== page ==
fb pixel

Log In

Reset Password

Helman chips in for one of their own

Natalie Smith wants to be a doctor when she grows up. She also would like to ride a bike.

It’ll be a while before the Helman Elementary fifth-grader can treat a patient, but with the help of her classmates Smith could be pedaling down the road by this time next year, and that would be something special for a girl who’s battled spina bifida and hydrocephalus her whole life.

Smith was chosen by the Sparrow Clubs as one of 60 “Sparrows” statewide for the 2017-18 school year, and was recognized as such during a special assembly Tuesday at Helman. During the assembly, students watched a short video explaining the challenges Smith faces daily, and were invited to donate their time to community service projects in order to raise money for their classmate.

Spina bifida is a birth defect which occurs when the vertebrae don’t form properly around part of the baby’s spinal cord. Symptoms vary, but Smith’s obstacles include partial paralysis, scoliosis and damage to her left optic nerve.

Based in Bend, Sparrow Clubs provides financial and emotional support for children who face medical hardships while also empowering kids to help others through charitable service in their communities, a connection which was outlined during the assembly. For every hour of community service, an anonymous sponsor has pledged $10. The goal, said Helman Principal Michelle Cuddeback, is for Helman to complete a combined 256 hours of community service for $2,560, a haul that would allow Smith to buy a specially designed bike.

That would allow Smith to take part in an activity she gained a special affinity for last school year, when fourth-grade teacher Mark Sherbow outfitted his bike with a tandem attachment so that Smith could join the class on bike rides.

“We are so honored by it,” said Natalie Smith’s mom Lisa of the school’s commitment. “It was a hard step for us because, like I said, we’re a service family. We’re always out there doing the work, and for Natalie to be thought of in that way — and not just Natalie but our family — our first inclination was, ‘Oh gosh, there are so many families out there that are more deserving.’ But then after taking a minute and thinking about it, we thought, goodness, Natalie’s had such a rough go the past year that she is so deserving of being able to get the bike that she wants and having the ability to be honored, to be celebrated.”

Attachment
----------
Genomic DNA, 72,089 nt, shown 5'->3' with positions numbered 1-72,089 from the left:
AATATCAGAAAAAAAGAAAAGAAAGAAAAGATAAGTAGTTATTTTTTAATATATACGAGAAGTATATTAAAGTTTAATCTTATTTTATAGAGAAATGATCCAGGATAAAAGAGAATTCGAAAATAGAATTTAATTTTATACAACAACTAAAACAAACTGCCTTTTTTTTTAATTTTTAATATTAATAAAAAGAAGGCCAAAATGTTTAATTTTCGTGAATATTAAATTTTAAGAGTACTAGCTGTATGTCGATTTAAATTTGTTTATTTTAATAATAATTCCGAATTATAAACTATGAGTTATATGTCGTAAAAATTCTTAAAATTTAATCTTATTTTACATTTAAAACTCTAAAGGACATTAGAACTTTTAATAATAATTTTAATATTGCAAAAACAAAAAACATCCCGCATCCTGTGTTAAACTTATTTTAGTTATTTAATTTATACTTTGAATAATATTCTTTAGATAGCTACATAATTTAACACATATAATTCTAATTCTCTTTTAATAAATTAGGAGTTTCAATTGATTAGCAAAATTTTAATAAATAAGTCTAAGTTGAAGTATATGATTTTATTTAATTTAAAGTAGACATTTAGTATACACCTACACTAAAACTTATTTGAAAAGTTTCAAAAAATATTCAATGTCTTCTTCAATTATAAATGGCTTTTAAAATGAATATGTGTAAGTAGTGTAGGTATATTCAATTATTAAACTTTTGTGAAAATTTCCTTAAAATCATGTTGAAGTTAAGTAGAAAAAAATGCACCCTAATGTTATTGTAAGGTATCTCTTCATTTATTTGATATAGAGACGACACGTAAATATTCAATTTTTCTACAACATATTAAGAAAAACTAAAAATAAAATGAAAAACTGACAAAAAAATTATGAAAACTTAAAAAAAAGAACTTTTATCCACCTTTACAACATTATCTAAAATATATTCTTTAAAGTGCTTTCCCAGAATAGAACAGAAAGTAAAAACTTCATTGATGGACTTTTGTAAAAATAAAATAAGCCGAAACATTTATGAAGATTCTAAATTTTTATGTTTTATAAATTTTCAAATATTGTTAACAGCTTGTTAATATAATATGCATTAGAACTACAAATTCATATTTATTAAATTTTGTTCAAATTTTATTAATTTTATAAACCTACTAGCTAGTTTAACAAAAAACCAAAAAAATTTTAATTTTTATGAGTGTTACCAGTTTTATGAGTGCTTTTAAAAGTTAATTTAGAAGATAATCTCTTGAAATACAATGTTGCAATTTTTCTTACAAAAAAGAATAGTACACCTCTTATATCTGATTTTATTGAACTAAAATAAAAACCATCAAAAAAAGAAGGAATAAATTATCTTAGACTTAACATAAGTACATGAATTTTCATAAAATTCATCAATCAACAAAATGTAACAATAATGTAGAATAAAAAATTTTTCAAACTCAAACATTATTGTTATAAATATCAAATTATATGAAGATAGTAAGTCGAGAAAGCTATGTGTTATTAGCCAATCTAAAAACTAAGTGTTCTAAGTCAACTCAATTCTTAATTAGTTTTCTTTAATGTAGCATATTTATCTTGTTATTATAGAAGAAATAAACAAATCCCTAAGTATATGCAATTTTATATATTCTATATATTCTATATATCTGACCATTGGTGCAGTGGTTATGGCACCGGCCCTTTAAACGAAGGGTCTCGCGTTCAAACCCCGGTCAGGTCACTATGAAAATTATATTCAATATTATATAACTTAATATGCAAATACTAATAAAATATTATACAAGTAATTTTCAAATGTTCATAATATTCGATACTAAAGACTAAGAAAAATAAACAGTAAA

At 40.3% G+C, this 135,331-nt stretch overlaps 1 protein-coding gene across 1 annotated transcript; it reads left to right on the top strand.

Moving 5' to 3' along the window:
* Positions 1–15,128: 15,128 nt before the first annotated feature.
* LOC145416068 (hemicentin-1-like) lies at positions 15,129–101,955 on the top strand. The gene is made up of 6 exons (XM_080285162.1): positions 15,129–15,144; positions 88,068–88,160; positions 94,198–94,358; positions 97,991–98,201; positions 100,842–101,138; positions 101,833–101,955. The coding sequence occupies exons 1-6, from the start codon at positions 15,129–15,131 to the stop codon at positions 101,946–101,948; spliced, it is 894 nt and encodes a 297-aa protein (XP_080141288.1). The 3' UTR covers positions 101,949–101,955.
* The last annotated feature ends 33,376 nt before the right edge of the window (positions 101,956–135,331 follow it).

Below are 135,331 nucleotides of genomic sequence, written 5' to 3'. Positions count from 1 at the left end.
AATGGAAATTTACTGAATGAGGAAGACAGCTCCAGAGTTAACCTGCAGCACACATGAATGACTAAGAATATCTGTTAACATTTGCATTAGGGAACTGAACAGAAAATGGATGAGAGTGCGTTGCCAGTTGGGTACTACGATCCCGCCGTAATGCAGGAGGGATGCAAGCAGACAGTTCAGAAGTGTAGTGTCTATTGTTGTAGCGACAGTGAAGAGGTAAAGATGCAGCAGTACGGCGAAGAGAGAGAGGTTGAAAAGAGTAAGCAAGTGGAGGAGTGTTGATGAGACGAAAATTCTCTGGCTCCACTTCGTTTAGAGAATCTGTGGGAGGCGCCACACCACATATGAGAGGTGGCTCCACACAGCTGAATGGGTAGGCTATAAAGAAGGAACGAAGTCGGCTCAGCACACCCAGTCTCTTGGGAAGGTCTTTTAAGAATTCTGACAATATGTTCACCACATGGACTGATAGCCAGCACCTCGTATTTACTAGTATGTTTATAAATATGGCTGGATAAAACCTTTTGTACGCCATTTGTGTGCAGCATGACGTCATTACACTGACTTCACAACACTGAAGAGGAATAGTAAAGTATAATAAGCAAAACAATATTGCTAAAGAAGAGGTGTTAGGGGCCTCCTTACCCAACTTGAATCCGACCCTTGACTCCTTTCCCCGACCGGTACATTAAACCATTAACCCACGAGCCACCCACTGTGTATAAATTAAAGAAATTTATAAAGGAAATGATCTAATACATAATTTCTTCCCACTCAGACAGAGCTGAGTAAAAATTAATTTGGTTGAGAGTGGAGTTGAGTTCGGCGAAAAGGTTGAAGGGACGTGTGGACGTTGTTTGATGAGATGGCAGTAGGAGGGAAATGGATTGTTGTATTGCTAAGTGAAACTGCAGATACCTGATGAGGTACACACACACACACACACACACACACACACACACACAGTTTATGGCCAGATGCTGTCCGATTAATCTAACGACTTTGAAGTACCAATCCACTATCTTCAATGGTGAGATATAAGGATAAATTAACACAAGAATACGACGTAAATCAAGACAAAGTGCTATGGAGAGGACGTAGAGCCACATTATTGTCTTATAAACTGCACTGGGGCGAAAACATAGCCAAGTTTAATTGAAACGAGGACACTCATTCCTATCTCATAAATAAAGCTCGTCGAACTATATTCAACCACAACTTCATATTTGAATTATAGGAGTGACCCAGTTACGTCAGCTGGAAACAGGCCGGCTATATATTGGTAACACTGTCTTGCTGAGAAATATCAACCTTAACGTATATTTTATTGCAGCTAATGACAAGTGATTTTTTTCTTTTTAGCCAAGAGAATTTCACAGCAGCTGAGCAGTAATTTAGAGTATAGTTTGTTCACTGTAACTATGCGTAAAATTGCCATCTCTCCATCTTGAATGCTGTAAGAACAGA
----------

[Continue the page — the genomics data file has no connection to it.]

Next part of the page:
“Rough go” is an understatement, even by Natalie Smith’s standards. Last spring, an accident damaged the ventriculoperitoneal shunt which drains excess fluid from her brain to her abdomen, where it’s absorbed. From March until August, Smith underwent five brain surgeries at Doernbecher Children’s Hospital in Portland. The shunt was removed and replaced with an external one for 10 days before a permanent shunt was installed under the skin.

“She had a really rough time and a couple times we thought we were going to lose her,” Lisa Smith said. “There was one point where she was sleeping 15 hours a day because her shunt was failing.”

The emergency rendered school impossible, so Natalie Smith didn’t attend Helman the last month and a half of the 2016-17 school year. Only 10 days after the last surgery, Smith was hitting the books again in summer school, trying to catch up.

Smith, who has 17 siblings (14 adopted), is described as sweet, smart, stoic girl with a dry sense of humor. Cuddeback said Smith handled the pressure of the assembly in stride, though stepping into the spotlight isn't something that comes naturally to her. That wasn’t the first time Smith has impressed her principal.

“She’s just the most resilient, compassionate, strong girl that I have had the pleasure of knowing in my 19 years of education,” Cuddeback said. “She’s just amazing, all the different hurdles that she’s had to face and she just rises to the challenge. And even when she’s not feeling well she tries to persevere and she really is an inspiration.”

Lisa Smith echoed that sentiment.

“If I had to sue one word, it would be strength,” she said. “I would say Natalie is spina bifida strong. This is a child that they said would never walk. Not only does she walk, she runs, she climbs, she rides horses. I mean, she’s amazing.”

To make a donation to Natalie Smith’s Sparrow fund, visit sparrowclubs.org and click on the “Donate” tab in the upper right corner.

Joe Zavala is a reporter for the Ashland Daily Tidings. Reach him at 541-821-0829 or jzavala@rosebudmedia.com. Follow him on Twitter at @Joe_Zavala99.